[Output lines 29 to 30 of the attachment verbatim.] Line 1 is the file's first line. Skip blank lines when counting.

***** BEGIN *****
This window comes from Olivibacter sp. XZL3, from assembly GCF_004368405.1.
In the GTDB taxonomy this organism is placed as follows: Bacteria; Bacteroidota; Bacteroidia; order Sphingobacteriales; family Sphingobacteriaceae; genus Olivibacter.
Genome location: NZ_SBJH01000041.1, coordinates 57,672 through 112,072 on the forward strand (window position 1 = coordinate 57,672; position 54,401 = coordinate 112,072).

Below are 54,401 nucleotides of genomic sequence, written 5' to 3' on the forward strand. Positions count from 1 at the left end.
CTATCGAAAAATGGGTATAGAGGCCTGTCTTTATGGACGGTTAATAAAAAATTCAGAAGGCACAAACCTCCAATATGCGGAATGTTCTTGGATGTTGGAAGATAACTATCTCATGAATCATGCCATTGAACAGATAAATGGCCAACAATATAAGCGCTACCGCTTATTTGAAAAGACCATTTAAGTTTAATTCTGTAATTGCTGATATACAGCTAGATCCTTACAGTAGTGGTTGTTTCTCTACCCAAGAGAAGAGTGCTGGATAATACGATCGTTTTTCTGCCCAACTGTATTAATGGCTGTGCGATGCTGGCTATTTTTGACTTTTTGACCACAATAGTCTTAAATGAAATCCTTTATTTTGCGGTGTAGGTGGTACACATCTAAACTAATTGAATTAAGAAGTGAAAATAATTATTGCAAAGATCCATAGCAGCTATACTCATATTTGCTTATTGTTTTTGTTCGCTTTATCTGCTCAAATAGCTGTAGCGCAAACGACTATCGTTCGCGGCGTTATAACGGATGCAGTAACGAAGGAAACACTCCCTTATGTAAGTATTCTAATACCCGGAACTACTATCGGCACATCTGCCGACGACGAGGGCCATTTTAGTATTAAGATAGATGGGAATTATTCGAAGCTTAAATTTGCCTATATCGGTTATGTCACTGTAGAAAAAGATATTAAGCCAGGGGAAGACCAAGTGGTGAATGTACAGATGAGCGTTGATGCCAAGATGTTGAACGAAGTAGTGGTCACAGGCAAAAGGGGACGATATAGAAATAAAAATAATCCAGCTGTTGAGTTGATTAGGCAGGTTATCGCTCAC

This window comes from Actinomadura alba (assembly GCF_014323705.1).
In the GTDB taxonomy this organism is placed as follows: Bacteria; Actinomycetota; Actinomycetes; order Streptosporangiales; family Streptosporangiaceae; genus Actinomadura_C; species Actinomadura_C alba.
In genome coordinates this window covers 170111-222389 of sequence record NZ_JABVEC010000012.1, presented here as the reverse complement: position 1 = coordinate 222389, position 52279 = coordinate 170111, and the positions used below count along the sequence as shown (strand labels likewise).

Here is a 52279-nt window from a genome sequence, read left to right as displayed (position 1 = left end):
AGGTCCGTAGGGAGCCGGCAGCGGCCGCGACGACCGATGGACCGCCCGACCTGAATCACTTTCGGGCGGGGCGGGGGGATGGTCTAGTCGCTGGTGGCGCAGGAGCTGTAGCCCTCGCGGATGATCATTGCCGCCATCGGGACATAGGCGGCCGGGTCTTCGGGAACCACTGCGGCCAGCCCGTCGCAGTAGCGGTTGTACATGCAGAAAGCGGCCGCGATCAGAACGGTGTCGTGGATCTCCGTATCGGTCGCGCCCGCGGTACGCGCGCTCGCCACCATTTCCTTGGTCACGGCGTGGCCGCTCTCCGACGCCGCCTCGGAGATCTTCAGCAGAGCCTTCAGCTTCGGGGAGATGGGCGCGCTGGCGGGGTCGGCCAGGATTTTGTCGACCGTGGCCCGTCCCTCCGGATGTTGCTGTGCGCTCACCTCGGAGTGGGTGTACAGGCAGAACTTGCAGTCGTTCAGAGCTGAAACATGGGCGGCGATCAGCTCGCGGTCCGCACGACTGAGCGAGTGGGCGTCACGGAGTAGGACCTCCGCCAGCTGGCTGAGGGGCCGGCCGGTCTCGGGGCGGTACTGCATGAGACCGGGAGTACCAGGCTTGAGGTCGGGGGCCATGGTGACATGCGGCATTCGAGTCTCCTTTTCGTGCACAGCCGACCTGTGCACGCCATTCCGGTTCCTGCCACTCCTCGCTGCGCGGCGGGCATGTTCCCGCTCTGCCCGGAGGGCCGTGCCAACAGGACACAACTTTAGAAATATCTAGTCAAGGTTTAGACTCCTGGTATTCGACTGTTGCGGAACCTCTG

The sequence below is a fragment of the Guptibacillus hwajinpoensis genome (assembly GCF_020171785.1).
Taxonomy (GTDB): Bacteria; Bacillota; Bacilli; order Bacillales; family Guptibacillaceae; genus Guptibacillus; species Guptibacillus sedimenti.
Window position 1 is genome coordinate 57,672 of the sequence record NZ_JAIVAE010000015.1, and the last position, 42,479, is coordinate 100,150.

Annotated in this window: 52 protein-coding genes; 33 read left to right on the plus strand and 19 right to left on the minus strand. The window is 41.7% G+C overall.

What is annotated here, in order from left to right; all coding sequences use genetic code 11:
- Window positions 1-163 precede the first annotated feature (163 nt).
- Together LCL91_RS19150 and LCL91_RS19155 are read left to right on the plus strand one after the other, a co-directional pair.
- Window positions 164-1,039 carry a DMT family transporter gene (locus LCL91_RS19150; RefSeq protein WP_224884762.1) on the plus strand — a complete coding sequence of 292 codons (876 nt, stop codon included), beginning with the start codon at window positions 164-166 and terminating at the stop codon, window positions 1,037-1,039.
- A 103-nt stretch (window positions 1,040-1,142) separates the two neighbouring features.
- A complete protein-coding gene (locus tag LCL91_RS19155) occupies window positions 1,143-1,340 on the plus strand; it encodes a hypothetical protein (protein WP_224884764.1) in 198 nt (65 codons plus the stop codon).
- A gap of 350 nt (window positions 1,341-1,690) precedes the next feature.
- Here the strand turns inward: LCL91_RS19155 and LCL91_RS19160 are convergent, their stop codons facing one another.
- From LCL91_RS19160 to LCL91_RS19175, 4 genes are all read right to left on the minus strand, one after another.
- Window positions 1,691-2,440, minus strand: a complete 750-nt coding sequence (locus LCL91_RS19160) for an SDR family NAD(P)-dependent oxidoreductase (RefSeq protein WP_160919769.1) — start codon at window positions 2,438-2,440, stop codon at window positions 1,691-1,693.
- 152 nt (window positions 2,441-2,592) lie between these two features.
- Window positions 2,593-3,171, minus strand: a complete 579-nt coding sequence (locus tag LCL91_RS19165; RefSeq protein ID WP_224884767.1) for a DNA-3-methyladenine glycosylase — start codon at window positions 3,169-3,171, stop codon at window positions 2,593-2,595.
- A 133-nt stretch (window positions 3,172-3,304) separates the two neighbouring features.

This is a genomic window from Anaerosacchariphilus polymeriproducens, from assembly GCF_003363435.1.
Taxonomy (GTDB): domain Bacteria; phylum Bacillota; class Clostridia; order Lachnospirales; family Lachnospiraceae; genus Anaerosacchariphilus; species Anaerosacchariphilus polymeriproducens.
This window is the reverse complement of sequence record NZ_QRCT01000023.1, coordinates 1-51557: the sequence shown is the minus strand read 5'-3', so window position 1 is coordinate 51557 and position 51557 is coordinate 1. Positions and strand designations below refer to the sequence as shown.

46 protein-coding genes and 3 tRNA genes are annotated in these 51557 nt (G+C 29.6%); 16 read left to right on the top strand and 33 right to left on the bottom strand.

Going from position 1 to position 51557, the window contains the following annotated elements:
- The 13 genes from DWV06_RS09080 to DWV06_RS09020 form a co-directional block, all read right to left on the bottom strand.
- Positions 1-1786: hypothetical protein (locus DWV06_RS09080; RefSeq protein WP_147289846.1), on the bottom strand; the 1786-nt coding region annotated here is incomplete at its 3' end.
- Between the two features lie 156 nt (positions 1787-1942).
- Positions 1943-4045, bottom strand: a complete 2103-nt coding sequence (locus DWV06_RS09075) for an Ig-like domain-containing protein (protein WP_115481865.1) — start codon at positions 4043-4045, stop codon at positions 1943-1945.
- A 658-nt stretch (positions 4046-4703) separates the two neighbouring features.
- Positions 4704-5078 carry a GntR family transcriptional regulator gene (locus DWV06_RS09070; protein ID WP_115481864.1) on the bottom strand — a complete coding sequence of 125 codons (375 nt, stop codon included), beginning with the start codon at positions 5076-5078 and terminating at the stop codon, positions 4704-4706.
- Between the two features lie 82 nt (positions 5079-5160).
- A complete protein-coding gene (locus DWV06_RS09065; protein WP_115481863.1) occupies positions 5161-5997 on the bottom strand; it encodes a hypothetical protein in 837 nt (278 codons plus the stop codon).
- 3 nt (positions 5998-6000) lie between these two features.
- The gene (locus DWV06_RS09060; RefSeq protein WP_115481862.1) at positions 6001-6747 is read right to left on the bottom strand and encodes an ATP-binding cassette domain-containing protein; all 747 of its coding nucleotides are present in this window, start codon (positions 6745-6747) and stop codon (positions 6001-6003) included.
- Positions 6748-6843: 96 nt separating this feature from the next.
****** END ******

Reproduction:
Taxonomy (GTDB): domain Bacteria; phylum Bacillota; class Clostridia; order Lachnospirales; family Lachnospiraceae; genus Anaerosacchariphilus; species Anaerosacchariphilus polymeriproducens.
This window is the reverse complement of sequence record NZ_QRCT01000023.1, coordinates 1-51557: the sequence shown is the minus strand read 5'-3', so window position 1 is coordinate 51557 and position 51557 is coordinate 1. Positions and strand designations below refer to the sequence as shown.